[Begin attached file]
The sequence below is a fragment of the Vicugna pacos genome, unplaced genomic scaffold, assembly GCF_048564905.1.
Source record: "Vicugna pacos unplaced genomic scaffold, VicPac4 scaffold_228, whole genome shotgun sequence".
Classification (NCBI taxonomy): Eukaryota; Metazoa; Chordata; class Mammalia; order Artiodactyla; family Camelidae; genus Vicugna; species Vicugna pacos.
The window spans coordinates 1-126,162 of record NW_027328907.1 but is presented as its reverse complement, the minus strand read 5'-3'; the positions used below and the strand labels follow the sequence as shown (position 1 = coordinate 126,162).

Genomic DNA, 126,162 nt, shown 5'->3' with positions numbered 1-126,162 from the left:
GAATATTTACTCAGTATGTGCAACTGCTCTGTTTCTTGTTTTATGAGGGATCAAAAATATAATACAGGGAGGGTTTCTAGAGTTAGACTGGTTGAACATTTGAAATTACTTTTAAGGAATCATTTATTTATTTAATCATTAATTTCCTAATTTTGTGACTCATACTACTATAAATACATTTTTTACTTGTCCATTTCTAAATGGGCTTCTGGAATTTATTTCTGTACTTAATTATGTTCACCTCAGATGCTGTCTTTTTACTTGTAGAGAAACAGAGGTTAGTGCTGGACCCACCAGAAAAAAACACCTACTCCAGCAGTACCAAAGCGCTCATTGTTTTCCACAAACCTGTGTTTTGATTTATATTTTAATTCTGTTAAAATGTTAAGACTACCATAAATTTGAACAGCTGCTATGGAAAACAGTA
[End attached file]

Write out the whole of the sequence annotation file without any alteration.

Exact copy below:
The sequence below is a fragment of the Vicugna pacos genome, unplaced genomic scaffold, assembly GCF_048564905.1.
Source record: "Vicugna pacos unplaced genomic scaffold, VicPac4 scaffold_228, whole genome shotgun sequence".
Classification (NCBI taxonomy): Eukaryota; Metazoa; Chordata; class Mammalia; order Artiodactyla; family Camelidae; genus Vicugna; species Vicugna pacos.
The window spans coordinates 1-126,162 of record NW_027328907.1 but is presented as its reverse complement, the minus strand read 5'-3'; the positions used below and the strand labels follow the sequence as shown (position 1 = coordinate 126,162).

Genomic DNA, 126,162 nt, shown 5'->3' with positions numbered 1-126,162 from the left:
GAATATTTACTCAGTATGTGCAACTGCTCTGTTTCTTGTTTTATGAGGGATCAAAAATATAATACAGGGAGGGTTTCTAGAGTTAGACTGGTTGAACATTTGAAATTACTTTTAAGGAATCATTTATTTATTTAATCATTAATTTCCTAATTTTGTGACTCATACTACTATAAATACATTTTTTACTTGTCCATTTCTAAATGGGCTTCTGGAATTTATTTCTGTACTTAATTATGTTCACCTCAGATGCTGTCTTTTTACTTGTAGAGAAACAGAGGTTAGTGCTGGACCCACCAGAAAAAAACACCTACTCCAGCAGTACCAAAGCGCTCATTGTTTTCCACAAACCTGTGTTTTGATTTATATTTTAATTCTGTTAAAATGTTAAGACTACCATAAATTTGAACAGCTGCTATGGAAAACAGTA